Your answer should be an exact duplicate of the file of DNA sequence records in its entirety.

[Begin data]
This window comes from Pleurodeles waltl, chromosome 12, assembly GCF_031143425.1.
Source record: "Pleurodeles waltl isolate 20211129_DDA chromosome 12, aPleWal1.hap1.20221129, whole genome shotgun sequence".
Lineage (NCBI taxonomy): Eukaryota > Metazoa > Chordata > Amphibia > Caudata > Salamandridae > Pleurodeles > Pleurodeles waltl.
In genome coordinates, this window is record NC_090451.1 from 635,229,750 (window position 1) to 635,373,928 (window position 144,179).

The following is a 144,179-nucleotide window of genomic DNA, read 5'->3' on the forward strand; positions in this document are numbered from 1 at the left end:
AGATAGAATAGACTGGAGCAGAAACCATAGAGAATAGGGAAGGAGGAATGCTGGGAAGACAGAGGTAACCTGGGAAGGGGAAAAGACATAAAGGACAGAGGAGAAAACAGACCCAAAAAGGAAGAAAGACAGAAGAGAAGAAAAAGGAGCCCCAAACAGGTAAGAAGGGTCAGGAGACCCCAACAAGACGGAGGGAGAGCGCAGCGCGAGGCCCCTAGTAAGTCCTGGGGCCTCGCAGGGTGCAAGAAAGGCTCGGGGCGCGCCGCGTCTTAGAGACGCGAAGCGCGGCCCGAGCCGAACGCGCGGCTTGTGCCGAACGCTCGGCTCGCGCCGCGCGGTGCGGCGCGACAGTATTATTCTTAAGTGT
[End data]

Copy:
This window comes from Pleurodeles waltl, chromosome 12, assembly GCF_031143425.1.
Source record: "Pleurodeles waltl isolate 20211129_DDA chromosome 12, aPleWal1.hap1.20221129, whole genome shotgun sequence".
Lineage (NCBI taxonomy): Eukaryota > Metazoa > Chordata > Amphibia > Caudata > Salamandridae > Pleurodeles > Pleurodeles waltl.
In genome coordinates, this window is record NC_090451.1 from 635,229,750 (window position 1) to 635,373,928 (window position 144,179).

The following is a 144,179-nucleotide window of genomic DNA, read 5'->3' on the forward strand; positions in this document are numbered from 1 at the left end:
AGATAGAATAGACTGGAGCAGAAACCATAGAGAATAGGGAAGGAGGAATGCTGGGAAGACAGAGGTAACCTGGGAAGGGGAAAAGACATAAAGGACAGAGGAGAAAACAGACCCAAAAAGGAAGAAAGACAGAAGAGAAGAAAAAGGAGCCCCAAACAGGTAAGAAGGGTCAGGAGACCCCAACAAGACGGAGGGAGAGCGCAGCGCGAGGCCCCTAGTAAGTCCTGGGGCCTCGCAGGGTGCAAGAAAGGCTCGGGGCGCGCCGCGTCTTAGAGACGCGAAGCGCGGCCCGAGCCGAACGCGCGGCTTGTGCCGAACGCTCGGCTCGCGCCGCGCGGTGCGGCGCGACAGTATTATTCTTAAGTGT